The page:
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Halfaday ordered to leave Virginia

Halfaday ordered to leave Virginia

James Halfaday, the former City Council candidate convicted of voter fraud and probation violations, was told by a Charlottesville circuit judge on Friday to go to Illinois and start his life anew.

Judge Edward L. Hogshire found Halfaday guilty of an April good-behavior violation for contacting his former partner while serving time at the Albemarle-Charlottesville Regional Jail. He was in jail for violating his probation by contacting the same man in February.

Halfaday reportedly threatened his ex-boyfriend several times through letters to a mutual acquaintance and voice messages to his mother that he wanted relayed to the man, court records show.

"He is really going to get hurt," Halfaday is quoted as telling his mother in a phone call. The call was recounted in a letter to the judge from Charlottesville Commonwealth's Attorney Dave Chapman. "Tell him it is in his best interest to work with me on this matter ... and I'm saying this not to mean going to the police department and saying all this stuff, I'm saying it for his own safety."

On Friday, Halfaday was sentenced to 55 days, which was the time he had served in jail. He was to be released Friday afternoon into his mother's custody. She told the court she would drive him directly to Illinois. He has 48 hours to get to Illinois and contact probation officials there, Hogshire ordered.

His mother and court officials had arranged for Halfaday to report to Illinois probation officials for the remainder of a five-year sentence stemming from his 2011 bid for Charlottesville City Council.

Hogshire warned Halfaday, 33, that any attempt to contact his former boyfriend while living in Illinois would result in Halfaday serving the remaining four years of his suspended election fraud sentence in jail.

“The order of the court will be strictly enforced,” Hogshire told Halfaday from the bench. “Any violation and the four years and six months penitentiary sentence will be enforced.”

Halfaday’s probation officer, Paul Anderson, told Hogshire that Illinois probation officials agreed to handle Halfaday’s probation and to contact Virginia should Halfaday apply to leave the state.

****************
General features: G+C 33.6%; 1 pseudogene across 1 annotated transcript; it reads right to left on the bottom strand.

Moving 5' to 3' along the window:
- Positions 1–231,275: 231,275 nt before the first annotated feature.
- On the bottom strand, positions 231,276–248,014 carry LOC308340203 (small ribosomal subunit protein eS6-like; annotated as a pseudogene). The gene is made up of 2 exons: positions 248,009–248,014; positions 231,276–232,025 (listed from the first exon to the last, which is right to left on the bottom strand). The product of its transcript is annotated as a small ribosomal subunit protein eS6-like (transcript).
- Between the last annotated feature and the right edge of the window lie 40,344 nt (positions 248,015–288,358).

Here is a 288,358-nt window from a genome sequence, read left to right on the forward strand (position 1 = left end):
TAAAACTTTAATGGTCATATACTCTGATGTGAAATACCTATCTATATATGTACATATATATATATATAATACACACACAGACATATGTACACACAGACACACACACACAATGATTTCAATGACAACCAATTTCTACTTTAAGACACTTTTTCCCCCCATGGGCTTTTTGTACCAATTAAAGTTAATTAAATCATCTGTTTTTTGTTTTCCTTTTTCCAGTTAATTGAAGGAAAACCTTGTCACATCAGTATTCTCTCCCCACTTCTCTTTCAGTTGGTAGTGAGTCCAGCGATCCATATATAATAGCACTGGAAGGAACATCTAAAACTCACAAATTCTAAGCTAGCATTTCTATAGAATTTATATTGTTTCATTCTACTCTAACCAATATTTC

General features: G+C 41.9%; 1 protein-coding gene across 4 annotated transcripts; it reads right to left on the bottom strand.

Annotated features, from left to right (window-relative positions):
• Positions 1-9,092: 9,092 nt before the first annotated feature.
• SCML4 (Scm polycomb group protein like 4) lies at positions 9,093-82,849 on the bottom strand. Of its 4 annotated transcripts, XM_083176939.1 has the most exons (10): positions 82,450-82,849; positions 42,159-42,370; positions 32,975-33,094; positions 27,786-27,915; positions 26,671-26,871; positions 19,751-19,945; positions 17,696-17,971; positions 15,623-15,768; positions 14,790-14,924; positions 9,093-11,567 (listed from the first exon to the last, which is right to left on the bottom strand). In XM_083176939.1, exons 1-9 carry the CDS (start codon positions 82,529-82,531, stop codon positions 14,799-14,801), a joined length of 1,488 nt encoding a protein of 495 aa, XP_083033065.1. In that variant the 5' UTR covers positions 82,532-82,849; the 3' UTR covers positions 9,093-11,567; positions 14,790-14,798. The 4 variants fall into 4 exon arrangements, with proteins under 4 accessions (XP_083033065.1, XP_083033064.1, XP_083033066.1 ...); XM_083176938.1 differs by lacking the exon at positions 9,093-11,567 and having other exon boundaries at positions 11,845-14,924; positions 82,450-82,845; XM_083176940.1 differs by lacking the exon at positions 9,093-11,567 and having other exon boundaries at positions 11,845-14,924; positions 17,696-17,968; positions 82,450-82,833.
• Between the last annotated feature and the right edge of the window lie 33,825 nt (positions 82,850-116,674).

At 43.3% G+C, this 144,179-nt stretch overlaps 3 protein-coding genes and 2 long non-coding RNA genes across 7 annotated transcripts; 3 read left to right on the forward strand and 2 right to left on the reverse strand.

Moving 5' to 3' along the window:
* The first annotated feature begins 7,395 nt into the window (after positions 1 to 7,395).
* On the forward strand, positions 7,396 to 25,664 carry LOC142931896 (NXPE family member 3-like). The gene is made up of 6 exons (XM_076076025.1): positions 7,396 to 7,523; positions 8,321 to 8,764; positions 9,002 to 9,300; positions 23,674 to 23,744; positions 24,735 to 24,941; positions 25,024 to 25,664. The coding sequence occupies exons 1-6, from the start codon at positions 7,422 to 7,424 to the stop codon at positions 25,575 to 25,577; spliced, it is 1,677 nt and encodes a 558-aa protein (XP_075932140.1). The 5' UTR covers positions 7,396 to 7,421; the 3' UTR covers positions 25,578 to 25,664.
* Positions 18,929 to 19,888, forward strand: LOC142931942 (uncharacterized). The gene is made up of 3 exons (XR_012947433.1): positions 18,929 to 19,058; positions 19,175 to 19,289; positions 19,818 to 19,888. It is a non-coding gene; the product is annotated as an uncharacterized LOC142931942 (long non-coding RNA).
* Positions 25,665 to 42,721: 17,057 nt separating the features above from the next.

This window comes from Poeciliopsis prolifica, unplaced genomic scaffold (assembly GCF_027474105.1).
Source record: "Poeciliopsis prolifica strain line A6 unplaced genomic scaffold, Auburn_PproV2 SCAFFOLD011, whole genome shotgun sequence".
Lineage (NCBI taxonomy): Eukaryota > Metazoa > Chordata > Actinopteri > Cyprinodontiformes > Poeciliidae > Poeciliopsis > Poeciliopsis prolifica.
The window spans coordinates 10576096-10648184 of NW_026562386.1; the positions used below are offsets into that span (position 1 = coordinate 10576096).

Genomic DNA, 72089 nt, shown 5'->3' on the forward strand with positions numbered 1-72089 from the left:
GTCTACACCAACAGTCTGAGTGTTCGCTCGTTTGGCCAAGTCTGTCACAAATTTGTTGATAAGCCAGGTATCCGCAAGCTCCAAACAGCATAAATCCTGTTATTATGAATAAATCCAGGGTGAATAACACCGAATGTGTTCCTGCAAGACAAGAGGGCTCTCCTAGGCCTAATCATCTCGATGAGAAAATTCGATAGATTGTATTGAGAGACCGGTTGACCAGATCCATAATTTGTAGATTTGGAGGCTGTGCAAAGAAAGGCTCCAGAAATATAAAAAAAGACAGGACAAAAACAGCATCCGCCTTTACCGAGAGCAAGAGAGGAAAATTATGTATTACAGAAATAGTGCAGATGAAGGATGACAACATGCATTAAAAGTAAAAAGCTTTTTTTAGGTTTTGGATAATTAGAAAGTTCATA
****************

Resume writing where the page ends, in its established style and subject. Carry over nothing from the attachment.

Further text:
Halfaday’s legal troubles began in 2011 when he listed a Sunset Road address in campaign filings while seeking the Democratic Party's primary nomination. Halfaday actually lived in Albemarle County, records showed. Halfaday also incorrectly stated that he was a co-owner of a local gym.

Halfaday, who finished last in the primary, pleaded guilty in 2012 to the felony charge and was sentenced to five years in prison with all but 60 days suspended. During his active sentence, the court added to his probation stipulations that he not have contact with his former boyfriend.

It’s that stipulation that got him his second jail stint.

In January, Halfaday sent his former partner an email with pictures of their pet Chihuahua, Kermit, next to a pool of vomit. The ex was alarmed because, according to Deputy Commonwealth's Attorney Claude Worrell, who prosecuted the first violation, Halfaday had unnecessarily euthanized the couple's cat, Volley, in 2012.

Halfaday posted a video of the cat's euthanasia to YouTube, which Worrell in January called an indirect threat. Halfaday had also filed animal cruelty charges against his ex, but those were later dropped because they were considered harassment, Worrell said.

The former candidate was sentenced to four months for that violation and was then charged in April for the second violation when he again contacted his ex while serving time.

Anna Halfaday, Halfaday’s mother, told the court she was prepared to leave Friday with her son and drive the distance to Illinois. She said she and her daughter and a grandson drove to Charlottesville in about 15 hours.

A court-ordered mental health evaluation revealed that Halfaday has narcissistic and antisocial personality disorders, according to court documents. Hogshire made Halfaday’s cooperation with Illinois probation officials, including any treatment that officials recommend, a requirement of his release.

Hogshire said he hopes Halfaday will take advantage of the second chance.

“I hope he will take it seriously and take advantage of the opportunity to change his life,” Hogshire said.

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